The curtain appears to be coming down on the surviving architects of Pol Pot's murderous
1975-79 "Killing Fields" regime.
Three United Nations experts left Cambodia last week having been assured by Second
Prime Minister Hun Sen that he would support the arrest of people such as Ieng Sary
and Ke Pauk.
The three experts are looking into the feasibility of an international tribunal against
surviving KR chiefs.
Key players Thailand and the United States are also putting weight behind the UN's
efforts, and all this is dovetailing with Hun Sen's need for international recognition,
and at a time of unparalleled strength for the prime minister when he has effectively
subordinated all opposition to him.
The three-man UN team visited Cambodia and Thailand from Nov 14-22 to "evaluate
the existing evidence and assess the feasibility of bringing Khmer Rouge leaders
"We haven't yet identified any particular obstacles [to a trial]," team
chairman Sir Ninian Stephen, former governor-general of Australia, said Nov 17.
"The short answer," Stephen said, when asked if Hun Sen would support the
arrest of amnestied former KR chiefs such as Ieng Sary and Ke Pauk, "is ëyes'."
The team - which included Mau-ritian former chief justice Rajsoomer Lallah and American
war crimes professor Steven Ratner - interviewed witnesses and perpetrators, reviewed
evidence, and met with government and NGO officials.
They were upbeat in their discussions of several difficulties once thought to make
a KR trial impossible - including political will in Cambodia and abroad.
Hun Sen promised "full cooperation" in arresting any suspect whom an independent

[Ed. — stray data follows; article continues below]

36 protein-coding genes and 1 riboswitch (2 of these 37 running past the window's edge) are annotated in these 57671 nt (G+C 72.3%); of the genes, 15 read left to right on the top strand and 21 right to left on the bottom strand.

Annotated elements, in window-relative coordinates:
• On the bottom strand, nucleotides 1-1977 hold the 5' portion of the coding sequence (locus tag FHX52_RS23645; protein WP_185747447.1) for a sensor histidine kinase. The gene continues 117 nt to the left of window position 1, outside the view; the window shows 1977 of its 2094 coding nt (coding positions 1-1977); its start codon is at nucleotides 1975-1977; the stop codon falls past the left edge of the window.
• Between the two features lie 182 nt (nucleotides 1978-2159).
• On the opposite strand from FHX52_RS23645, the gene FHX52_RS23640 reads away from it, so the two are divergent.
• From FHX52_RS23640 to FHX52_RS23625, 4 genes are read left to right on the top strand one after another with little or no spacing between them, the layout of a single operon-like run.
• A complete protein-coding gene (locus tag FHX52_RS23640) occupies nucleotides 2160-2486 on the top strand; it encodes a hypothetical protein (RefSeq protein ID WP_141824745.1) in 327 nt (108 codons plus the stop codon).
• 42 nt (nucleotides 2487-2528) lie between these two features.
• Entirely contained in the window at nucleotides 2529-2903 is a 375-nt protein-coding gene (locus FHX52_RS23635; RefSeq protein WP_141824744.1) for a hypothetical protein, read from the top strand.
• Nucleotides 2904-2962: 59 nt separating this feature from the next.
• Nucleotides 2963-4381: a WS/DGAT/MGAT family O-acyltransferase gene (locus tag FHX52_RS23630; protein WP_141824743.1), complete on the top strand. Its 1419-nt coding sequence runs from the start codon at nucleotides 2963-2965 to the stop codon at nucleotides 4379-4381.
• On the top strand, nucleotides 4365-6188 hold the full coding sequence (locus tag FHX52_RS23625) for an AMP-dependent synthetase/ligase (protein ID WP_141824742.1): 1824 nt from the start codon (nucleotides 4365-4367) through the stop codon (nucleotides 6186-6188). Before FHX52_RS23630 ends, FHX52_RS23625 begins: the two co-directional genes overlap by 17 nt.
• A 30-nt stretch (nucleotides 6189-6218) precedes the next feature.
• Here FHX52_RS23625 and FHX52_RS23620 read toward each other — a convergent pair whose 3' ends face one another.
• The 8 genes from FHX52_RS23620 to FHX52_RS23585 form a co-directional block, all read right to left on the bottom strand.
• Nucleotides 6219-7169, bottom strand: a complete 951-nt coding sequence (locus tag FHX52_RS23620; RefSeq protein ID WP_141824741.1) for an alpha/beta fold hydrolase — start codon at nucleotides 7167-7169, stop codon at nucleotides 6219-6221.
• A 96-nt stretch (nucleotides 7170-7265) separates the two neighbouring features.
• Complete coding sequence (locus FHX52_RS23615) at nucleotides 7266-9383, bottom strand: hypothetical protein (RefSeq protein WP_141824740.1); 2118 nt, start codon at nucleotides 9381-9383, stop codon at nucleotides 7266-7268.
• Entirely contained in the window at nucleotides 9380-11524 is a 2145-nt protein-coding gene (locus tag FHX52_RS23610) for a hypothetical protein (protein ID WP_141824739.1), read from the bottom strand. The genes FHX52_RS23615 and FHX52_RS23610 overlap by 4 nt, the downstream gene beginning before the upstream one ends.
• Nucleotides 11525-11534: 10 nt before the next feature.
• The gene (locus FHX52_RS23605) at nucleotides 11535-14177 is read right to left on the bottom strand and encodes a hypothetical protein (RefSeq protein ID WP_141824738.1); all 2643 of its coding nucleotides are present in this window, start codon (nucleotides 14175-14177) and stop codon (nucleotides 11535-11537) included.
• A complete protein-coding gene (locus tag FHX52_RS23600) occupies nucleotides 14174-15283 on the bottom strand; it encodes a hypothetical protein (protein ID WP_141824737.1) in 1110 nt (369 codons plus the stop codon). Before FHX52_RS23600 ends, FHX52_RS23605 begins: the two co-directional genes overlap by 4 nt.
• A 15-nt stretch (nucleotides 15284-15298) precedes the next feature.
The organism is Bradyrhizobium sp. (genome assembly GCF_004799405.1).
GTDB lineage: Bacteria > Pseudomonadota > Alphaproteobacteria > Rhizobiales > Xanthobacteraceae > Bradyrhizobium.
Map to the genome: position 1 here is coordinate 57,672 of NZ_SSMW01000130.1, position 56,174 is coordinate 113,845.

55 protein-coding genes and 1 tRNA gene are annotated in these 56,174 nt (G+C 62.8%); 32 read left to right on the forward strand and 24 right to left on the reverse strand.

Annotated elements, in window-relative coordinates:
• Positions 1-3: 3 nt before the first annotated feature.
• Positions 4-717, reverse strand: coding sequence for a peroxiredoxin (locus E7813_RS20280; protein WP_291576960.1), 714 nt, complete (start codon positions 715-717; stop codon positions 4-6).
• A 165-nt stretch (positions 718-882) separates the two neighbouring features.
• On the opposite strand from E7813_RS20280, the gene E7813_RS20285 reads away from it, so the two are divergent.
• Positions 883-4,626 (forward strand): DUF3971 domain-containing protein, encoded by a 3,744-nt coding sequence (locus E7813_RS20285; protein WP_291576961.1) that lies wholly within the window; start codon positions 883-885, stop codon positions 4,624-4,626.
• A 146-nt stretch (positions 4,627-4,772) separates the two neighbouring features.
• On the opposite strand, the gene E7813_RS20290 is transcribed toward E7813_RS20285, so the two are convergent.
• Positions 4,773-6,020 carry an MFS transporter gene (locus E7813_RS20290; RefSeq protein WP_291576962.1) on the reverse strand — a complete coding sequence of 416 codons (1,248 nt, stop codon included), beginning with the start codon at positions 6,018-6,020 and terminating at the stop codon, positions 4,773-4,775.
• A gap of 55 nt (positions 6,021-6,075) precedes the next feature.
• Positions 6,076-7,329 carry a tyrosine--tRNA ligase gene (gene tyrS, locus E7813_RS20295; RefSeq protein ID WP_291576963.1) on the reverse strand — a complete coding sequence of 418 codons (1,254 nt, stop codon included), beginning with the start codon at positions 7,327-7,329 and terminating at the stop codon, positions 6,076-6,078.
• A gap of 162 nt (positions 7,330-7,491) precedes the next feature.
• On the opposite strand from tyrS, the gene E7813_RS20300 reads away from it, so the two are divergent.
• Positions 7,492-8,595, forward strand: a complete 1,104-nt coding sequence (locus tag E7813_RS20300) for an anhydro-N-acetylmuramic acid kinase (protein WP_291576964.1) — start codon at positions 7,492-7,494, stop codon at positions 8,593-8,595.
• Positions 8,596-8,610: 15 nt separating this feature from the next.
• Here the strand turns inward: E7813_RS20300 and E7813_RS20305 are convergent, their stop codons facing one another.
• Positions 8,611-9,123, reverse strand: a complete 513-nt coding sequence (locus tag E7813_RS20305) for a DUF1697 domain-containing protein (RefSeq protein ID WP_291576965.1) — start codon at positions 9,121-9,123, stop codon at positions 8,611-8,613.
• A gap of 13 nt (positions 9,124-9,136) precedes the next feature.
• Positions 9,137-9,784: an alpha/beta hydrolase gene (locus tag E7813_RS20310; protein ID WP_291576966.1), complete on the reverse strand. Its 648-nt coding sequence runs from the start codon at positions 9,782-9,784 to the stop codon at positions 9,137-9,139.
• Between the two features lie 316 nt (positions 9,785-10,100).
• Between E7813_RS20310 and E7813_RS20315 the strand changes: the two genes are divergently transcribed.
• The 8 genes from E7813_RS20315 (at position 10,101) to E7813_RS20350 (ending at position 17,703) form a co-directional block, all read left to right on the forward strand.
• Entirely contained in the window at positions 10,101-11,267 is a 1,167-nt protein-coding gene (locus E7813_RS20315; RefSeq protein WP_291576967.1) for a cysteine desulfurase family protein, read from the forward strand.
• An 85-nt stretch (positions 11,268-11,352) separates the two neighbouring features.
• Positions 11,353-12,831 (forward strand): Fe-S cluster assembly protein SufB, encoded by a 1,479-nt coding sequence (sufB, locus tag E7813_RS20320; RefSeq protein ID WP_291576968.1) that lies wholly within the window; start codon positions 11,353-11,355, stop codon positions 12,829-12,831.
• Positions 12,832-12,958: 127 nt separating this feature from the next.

tribunal's prosecutor deemed appropriate, Stephen said.
Political scientist Craig Etcheson, who has worked on KR accountability for years,
said he was not surprised at the premier's willingness, despite Hun Sen being a former
"[A trial] would be the ultimate peak of his career," Etcheson said. "His
whole career has been to bring down the genocidal clique, and they're not down yet."
Scholars say there is little evidence to link Hun Sen to KR crimes, and the UN mandate
would seem to exclude him anyway as he was not a "leader".
Regarding fears that an arrest of Sary would be unfeasible, or set off renewed civil
war, Etcheson countered with the recent case of Nuon Paet.
Paet, a KR cadre suspected of killing three Western tourists in 1994, was arrested
in Phnom Penh in August, with no political or military repercussions."It shows
that they are not invulnerable; they can't keep their guard up 24 hours a day, seven
days a week," Etcheson said.
Three other leaders - Khieu Samphan, Nuon Chea and Ta Mok - are in hiding in the
jungle, either in Cambodia's north or more probably in Thailand.
"One aspect, and an important aspect, of any discussions we have [with the Thais]
will relate to the extent to which Thailand is a haven and the extent to which that
haven can cease to be a haven against extradition," Stephen said.
Thai Deputy Foreign Minister Sukhumbhand Paribatra met Stephen in Thailand on Nov